Socialist-raised Liz Truss shaping up to be ‘Thatcher 2.0’ as she secures Cabinet boost

GB News: Liz Truss dubbed ‘Thatcher 2.0' by associate

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Liz Truss on Wednesday was promoted to the role of Foreign Secretary after a successful run in the International Trade Department as the lead negotiator for Brexit Britain’s new global position. Institute for Government’s Mark Littlewood discussed the evolution Ms Truss underwent from attending marches for nuclear disarmament with her “socialist” parents to a more Thatcherite political position. Discussing her new appointment to the Foreign Office, GB News host Tom Harwood questioned Mr Littlewood on her record: It’s interesting that she’s so popular with Conservative Party members because she wasn’t always in the Conservative Party.


“When she was growing up, she used to be taken on CND marches with her socialist parents. At university, she was a member of the Liberals.  

“We’ve always had very similar politics.

“Although she’s been the Conservative Party, she would obviously describe herself as a Conservative.

“That’s how she appears on every ballot paper, I think it’s much better to think of her as a kind of radical classical liberal.”

He continued: “I don’t want to overplay the comparisons with Margaret Thatcher here but there are definitely some.

“Ideologically, I would say that Liz Truss considers herself to be a profreedom, kind of politician. In both areas – social and economic.

“So to that degree, she is a bit Thatcher 2.0.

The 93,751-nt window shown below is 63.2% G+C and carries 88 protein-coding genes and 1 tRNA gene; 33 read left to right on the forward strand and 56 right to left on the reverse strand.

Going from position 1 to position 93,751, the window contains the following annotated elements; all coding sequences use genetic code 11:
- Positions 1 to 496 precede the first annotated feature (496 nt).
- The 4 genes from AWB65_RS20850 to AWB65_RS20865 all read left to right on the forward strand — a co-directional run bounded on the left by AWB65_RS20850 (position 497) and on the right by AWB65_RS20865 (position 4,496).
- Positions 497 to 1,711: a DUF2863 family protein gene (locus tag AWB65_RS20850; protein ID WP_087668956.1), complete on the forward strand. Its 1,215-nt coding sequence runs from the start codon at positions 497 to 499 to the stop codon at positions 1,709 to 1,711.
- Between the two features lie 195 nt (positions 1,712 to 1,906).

Mr Littlewood went on: “So I think she’s actually been a pretty consistent genuine liberal in the real sense of that word.

“She wants Government to do rather less and individual men and women and businesses to have rather more power


“And the same way that Margaret Thatcher was indeed still is years after her death the darling of the grassroots.

“That might go some way to explaining Liz Truss’s popularity too.”

Ms Truss took over the Foreign Office from Dominic Raab exactly a month after the fall of Kabul in the hands of the Taliban.

Mr Raab faced criticism after he failed to return to the UK from his holidays despite international concerns about the insurgents swiftly approaching the Afghan capital.

The return of Kabul in Taliban control spurred a chaotic escape of Westerners based in the country as well as former aides to the British and US armies and their families.

An approximate 17,000 Afghans were evacuated from Kabul Airport before the deadline for the closure of the runaway on August 31.

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